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  • Sonya Braverman

ONE KIND WORD AT A TIME

This is an honest-to-God true story. I swear.


"Just be nice." That's exactly what the sign said. Perhaps two feet by three feet around, it stood slightly askew, thrust into a neighbor's lawn not far from the street. The sign was meant to attract attention; it was colorful with cockeyed hand-drawn letters. Not a slap-and-dash kind of thing, it was obvious the author cared because he or she had spent some time making sure it was just right.


You couldn't miss it.


I wonder why the individual placed it there? Was he or she the victim of somebody else's lack of kindness? Or did they hear about something unkind from a friend or relative? Or maybe they were simply fed up with the latest news reports about how the angry world we live in is just getting angrier?


Simply turn on the television or open the newspaper to learn about murders in Georgia or mass shootings all over the world; or neglected and abused children and battered wives; or the Republicans bashing the Democrats and vice-versa, both slinging insults and lies at each other with equal force.


All you have to do is chat with a friend to hear about how children openly disrespect their teachers and parents, this neighbor hates that neighbor, family members spread mean-spirited gossip, and long-time friends stop speaking to one another. Doesn't anyone behave with respect towards their fellow human beings anymore?


What's this world coming to? It scares me. It reallyscares me.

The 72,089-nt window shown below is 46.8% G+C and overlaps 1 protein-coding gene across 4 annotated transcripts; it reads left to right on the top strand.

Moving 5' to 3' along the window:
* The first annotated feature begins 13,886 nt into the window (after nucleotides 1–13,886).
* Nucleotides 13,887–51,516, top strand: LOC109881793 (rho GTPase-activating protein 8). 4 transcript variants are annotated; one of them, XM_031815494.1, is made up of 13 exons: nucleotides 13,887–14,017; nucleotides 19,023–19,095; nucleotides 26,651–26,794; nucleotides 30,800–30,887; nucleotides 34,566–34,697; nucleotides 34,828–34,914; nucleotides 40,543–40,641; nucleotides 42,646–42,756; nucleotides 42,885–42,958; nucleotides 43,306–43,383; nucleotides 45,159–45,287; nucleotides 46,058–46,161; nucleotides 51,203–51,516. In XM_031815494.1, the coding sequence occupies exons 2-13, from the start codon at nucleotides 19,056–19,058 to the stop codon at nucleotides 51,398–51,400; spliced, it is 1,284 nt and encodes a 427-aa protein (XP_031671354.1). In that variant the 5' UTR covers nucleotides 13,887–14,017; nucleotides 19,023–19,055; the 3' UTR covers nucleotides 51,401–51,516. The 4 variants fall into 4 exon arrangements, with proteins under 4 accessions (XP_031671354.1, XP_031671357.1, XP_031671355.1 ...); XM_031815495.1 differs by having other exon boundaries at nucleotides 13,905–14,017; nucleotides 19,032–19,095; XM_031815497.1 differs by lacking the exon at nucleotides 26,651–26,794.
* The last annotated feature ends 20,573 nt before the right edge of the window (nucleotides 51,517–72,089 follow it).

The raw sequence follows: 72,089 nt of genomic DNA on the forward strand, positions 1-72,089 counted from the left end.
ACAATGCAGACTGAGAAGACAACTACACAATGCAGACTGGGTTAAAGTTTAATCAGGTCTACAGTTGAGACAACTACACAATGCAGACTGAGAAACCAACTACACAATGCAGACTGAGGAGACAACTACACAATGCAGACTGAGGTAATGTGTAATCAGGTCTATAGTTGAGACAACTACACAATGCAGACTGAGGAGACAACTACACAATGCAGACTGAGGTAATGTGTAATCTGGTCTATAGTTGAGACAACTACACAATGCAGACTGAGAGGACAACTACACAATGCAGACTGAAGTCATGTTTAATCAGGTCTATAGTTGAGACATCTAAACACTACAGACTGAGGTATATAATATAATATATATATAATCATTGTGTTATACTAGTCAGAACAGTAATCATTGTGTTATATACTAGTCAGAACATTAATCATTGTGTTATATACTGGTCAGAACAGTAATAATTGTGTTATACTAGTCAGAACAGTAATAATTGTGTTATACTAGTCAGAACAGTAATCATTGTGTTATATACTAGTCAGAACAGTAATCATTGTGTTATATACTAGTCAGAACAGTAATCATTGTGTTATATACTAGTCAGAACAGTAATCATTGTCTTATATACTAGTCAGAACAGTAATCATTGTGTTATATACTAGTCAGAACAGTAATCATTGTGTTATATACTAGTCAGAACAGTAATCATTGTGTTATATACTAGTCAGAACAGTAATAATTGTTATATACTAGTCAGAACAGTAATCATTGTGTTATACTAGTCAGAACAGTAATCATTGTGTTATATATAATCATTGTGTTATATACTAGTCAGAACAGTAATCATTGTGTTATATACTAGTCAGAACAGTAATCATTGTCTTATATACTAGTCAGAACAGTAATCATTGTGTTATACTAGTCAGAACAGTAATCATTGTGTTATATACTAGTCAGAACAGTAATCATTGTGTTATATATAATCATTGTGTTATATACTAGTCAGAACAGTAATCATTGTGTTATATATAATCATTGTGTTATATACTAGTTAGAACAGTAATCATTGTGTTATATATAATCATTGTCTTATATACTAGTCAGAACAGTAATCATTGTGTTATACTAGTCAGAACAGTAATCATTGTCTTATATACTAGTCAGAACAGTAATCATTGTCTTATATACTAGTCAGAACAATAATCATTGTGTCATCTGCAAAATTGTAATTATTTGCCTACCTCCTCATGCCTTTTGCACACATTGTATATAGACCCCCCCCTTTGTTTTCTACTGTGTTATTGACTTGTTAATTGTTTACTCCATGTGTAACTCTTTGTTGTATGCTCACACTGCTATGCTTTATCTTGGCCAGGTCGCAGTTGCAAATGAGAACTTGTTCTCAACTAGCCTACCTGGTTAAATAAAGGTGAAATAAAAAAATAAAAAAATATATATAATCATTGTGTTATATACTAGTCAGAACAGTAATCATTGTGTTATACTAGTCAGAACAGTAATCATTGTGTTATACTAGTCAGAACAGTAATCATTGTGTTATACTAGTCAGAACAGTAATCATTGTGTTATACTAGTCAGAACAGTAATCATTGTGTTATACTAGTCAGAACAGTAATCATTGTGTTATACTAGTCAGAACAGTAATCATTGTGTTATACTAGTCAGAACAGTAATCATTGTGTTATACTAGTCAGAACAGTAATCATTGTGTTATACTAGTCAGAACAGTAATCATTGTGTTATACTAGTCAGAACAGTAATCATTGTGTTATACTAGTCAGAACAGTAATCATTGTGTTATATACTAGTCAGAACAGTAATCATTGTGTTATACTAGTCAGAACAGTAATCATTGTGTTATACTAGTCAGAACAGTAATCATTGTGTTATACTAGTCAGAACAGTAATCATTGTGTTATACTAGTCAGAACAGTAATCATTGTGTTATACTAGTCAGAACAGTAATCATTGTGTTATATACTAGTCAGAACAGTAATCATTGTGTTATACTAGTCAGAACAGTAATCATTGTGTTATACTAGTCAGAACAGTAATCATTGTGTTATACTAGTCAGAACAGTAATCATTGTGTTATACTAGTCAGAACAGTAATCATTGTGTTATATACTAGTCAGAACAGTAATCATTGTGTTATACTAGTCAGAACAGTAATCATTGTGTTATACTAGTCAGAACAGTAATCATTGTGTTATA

But let's get back to the sign.


Normally, I would've passed by the sign and not thought too much about it. "That's sweet," I might have said to myself. "Pretty colors, too." I probably wouldn't have given much thought to it. But that's not what happened.


"Stop the car!" I squealed to my husband who was calmly driving down a residential street in our neighborhood.


"What's wrong?" he shouted, his foot destined for the brake.


"Nothing's wrong. Did you see that sign?"


"What sign?"


"That one!" I said gesturing out the window to my right. We sat there for maybe thirty seconds while I studied the sign and then drove away. But the words, "Just Be Nice," stuck with me and I couldn't shake them loose.


A few days earlier, I'd received a particularly unpleasant e-mail. It was sent by the Director of an organization that offers classes for people fifty and older in a local church not far from my home. I've taken classes there for years. It's a friendly and supportive environment.


This is how the e-mail began: "Cruelty will not be tolerated . . ."


"Huh?" I read the sentence again. Puzzled and eager to find out what could've prompted such a strong statement, I read on.


The rest of the e-mail went something like this, "There was an unfortunate incident yesterday . . . in the handicapped parking area." The e-mail went on to describe a situation in the parking lot of the church where the classes are held. One student, observing that another student had parked illegally in a handicapped space, left a nasty note using unkind words with lots of exclamation marks on the window shield of that individual's vehicle.